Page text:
The Kansas Department of Transportation said a 2008 traffic study did not find Kansas Highway 10 east of Lawrence to be the state’s best candidate for cable median barriers compared with two other four-lane stretches of road near Topeka and Wichita.
KDOT officials highlighted the study Monday after they were questioned about the number of wrong-way crashes on K-10.
Dean Sicking, a University of Nebraska civil engineering professor, said the study considered the width of medians and traffic volume on the state’s four-lane roads. He said Kansas highways are designed with wide and flat medians and that cable medians have been used more often on roads such as Interstate 70 east of Kansas City, Mo., which had a narrower median, higher traffic count and higher fatality rate.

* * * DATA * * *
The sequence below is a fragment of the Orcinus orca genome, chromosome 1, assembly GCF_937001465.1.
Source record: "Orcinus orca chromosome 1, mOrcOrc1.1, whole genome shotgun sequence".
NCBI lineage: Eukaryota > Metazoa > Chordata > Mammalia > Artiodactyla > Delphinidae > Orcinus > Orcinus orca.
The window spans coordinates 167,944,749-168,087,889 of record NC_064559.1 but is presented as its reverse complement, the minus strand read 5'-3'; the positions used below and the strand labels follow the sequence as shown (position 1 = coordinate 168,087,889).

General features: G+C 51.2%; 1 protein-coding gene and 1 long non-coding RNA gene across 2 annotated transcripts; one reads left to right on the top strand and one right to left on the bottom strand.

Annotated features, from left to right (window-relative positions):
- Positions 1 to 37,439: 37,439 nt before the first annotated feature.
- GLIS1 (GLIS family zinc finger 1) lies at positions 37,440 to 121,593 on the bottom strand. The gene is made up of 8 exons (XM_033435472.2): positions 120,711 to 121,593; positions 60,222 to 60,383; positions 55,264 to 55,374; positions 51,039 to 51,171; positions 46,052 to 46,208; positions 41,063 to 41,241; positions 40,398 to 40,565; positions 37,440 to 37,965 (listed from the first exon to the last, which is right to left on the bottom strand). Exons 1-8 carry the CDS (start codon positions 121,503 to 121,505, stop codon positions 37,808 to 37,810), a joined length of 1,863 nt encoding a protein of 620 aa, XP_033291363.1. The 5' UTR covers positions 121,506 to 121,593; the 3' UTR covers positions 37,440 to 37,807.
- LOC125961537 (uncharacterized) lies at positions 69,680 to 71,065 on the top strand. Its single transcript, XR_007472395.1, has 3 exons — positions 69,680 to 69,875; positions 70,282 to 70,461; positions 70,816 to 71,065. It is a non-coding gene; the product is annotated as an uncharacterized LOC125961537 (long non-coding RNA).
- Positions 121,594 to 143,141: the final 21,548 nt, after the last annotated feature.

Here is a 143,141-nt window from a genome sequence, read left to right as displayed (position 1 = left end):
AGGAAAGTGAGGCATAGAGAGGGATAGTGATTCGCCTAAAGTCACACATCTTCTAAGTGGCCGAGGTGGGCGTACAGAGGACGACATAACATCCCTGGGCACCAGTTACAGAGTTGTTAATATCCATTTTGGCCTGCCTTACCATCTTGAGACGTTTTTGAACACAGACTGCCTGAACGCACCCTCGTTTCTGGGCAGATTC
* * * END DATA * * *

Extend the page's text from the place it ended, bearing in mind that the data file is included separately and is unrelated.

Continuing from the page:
Two people, including a 5-year-old boy, died Saturday and three people were injured when an eastbound car crossed the median near Eudora and struck a minivan head-on. Two other women died in separate wrong-way crashes in October and August near De Soto.
KDOT spokeswoman Kim Qualls said the state planned to reopen the cable-median study every three years, and Sicking said K-10 could be closer to being recommended for barriers then.
KDOT has a $235,000 construction project under way on U.S. Highway 75 for a 1-mile stretch in Topeka with future plans for 4 miles of a cable median along Kansas Highway 96 in Sedgwick County, Qualls said.